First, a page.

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    • "Most fungal V-ATPase subunits are encoded by a single gene; the Voa subunit is the only subunit encoded by two isoforms. Mammalian V-ATPases are strikingly different, with seven different subunits displaying isoform variation (Jefferies et al., 2008; Figure 1). This drastic difference between fungi and mammals could be exploited for fungal-specific drug development. "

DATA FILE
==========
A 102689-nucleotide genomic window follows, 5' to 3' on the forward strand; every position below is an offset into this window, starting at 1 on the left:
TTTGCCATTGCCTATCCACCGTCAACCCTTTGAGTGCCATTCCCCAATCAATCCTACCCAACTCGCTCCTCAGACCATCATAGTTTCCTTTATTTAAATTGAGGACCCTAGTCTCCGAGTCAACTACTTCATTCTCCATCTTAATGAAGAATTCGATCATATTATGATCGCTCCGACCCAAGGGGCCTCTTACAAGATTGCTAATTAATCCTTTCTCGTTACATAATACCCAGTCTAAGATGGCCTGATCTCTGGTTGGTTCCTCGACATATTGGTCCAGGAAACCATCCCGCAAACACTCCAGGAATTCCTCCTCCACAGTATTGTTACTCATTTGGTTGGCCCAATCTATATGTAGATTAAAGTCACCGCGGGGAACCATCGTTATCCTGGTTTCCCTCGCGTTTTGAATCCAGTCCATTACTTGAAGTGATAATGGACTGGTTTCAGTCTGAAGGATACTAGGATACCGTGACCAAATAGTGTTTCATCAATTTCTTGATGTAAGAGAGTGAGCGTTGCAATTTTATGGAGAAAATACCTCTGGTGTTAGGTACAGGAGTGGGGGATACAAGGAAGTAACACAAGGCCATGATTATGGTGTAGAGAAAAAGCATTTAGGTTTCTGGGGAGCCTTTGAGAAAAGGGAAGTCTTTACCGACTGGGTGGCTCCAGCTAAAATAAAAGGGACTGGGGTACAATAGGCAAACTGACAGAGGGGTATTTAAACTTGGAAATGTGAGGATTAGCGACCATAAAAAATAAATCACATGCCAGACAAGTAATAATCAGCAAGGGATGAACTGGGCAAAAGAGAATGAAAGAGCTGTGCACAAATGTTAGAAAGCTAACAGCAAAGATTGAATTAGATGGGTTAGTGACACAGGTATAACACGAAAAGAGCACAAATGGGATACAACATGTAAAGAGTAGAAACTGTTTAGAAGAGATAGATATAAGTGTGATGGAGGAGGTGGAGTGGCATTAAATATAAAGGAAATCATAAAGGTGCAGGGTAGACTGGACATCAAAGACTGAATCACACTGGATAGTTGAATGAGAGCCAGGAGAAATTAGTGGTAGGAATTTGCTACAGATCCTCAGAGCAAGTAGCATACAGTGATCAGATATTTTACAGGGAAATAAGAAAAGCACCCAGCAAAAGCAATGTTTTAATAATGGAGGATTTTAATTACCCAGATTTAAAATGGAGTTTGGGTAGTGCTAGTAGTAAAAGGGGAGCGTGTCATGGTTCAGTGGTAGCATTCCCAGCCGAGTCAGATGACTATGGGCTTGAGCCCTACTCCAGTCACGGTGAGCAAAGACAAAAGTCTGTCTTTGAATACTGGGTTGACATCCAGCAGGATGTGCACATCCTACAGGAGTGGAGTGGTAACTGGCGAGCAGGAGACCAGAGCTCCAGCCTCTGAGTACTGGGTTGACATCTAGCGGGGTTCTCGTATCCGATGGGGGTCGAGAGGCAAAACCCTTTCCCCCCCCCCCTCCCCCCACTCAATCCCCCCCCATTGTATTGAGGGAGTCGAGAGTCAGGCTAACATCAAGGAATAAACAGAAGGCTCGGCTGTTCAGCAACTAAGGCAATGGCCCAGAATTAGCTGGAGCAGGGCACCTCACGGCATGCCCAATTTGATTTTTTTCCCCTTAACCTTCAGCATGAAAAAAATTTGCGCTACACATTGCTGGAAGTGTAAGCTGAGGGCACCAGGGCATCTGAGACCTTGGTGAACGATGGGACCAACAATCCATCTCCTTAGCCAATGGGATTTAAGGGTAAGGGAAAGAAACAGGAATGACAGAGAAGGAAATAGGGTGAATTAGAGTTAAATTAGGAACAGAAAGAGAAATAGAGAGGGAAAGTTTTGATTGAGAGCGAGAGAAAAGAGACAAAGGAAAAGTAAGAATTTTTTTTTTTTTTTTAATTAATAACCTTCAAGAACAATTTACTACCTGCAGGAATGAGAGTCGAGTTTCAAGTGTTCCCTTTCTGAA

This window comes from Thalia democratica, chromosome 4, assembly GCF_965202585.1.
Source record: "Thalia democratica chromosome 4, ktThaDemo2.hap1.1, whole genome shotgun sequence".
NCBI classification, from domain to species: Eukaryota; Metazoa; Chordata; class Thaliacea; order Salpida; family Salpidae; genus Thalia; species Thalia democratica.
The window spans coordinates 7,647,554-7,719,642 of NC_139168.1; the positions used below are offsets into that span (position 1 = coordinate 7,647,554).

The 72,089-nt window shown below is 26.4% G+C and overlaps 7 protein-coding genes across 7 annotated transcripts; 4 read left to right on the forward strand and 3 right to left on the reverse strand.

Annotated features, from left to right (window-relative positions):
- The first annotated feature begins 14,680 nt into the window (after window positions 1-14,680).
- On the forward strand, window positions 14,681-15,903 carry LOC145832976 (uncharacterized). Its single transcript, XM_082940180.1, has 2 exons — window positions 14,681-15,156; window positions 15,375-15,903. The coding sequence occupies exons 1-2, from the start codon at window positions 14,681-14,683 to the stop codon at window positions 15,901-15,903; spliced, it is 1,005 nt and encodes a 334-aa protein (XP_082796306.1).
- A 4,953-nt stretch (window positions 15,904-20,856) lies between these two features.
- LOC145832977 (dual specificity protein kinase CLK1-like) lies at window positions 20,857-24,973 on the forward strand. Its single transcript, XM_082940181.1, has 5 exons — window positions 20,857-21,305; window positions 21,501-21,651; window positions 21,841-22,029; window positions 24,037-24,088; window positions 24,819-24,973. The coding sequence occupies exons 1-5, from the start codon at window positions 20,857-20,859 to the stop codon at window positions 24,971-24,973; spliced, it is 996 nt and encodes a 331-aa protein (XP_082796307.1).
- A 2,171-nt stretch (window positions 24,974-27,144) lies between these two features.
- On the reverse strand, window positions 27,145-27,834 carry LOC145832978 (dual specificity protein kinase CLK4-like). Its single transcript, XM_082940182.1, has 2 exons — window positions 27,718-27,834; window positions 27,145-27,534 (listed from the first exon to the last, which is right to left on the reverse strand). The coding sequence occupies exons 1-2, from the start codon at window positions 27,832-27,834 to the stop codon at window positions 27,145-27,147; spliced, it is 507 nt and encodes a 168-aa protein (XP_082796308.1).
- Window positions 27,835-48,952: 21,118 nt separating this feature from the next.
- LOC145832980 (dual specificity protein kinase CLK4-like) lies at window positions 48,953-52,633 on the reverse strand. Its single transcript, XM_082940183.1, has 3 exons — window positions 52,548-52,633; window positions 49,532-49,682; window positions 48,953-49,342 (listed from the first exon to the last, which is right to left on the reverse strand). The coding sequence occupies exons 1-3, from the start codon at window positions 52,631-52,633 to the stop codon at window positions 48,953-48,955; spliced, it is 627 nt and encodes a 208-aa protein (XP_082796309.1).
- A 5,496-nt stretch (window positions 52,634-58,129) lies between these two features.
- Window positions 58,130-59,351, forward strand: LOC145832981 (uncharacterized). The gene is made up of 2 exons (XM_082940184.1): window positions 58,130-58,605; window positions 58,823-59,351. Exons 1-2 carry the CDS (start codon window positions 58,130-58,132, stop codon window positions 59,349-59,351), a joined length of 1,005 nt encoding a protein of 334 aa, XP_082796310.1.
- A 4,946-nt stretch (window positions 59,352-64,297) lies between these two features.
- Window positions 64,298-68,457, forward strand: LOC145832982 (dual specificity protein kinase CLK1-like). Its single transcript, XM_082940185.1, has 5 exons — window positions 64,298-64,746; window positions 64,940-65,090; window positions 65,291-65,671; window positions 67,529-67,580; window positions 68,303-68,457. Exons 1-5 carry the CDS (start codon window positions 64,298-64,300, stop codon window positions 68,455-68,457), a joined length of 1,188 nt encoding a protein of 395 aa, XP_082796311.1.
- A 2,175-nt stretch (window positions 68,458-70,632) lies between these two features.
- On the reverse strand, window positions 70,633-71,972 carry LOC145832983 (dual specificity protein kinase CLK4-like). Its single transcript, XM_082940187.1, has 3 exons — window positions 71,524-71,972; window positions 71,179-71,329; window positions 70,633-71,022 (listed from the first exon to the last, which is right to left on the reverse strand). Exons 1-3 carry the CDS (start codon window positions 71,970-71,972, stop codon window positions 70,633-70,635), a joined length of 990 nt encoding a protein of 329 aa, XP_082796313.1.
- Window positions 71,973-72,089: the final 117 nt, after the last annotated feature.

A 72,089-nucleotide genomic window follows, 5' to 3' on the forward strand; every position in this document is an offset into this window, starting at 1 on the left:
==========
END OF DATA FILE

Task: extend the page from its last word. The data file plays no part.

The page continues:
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    ABSTRACT: Vacuolar proton-translocating ATPase (V-ATPase) is a membrane-bound, multi-subunit enzyme that uses the energy of ATP hydrolysis to pump protons across membranes. V-ATPase activity is critical for pH homeostasis and organelle acidification as well as for generation of the membrane potential that drives secondary transporters and cellular metabolism. V-ATPase is highly conserved across species and is best characterized in the model fungus Saccharomyces cerevisiae. However, recent studies in mammals have identified significant alterations from fungi, particularly in the isoform composition of the 14 subunits and in the regulation of complex disassembly. These differences could be exploited for selectivity between fungi and humans and highlight the potential for V-ATPase as an anti-fungal drug target. Candida albicans is a major human fungal pathogen and causes fatality in 35% of systemic infections, even with anti-fungal treatment. The pathogenicity of C. albicans correlates with environmental, vacuolar, and cytoplasmic pH regulation, and V-ATPase appears to play a fundamental role in each of these processes. Genetic loss of V-ATPase in pathogenic fungi leads to defective virulence, and a comprehensive picture of the mechanisms involved is emerging. Recent studies have explored the practical utility of V-ATPase as an anti-fungal drug target in C. albicans, including pharmacological inhibition, azole therapy, and targeting of downstream pathways. This overview will discuss these studies as well as hypothetical ways to target V-ATPase and novel high-throughput methods for use in future drug discovery screens.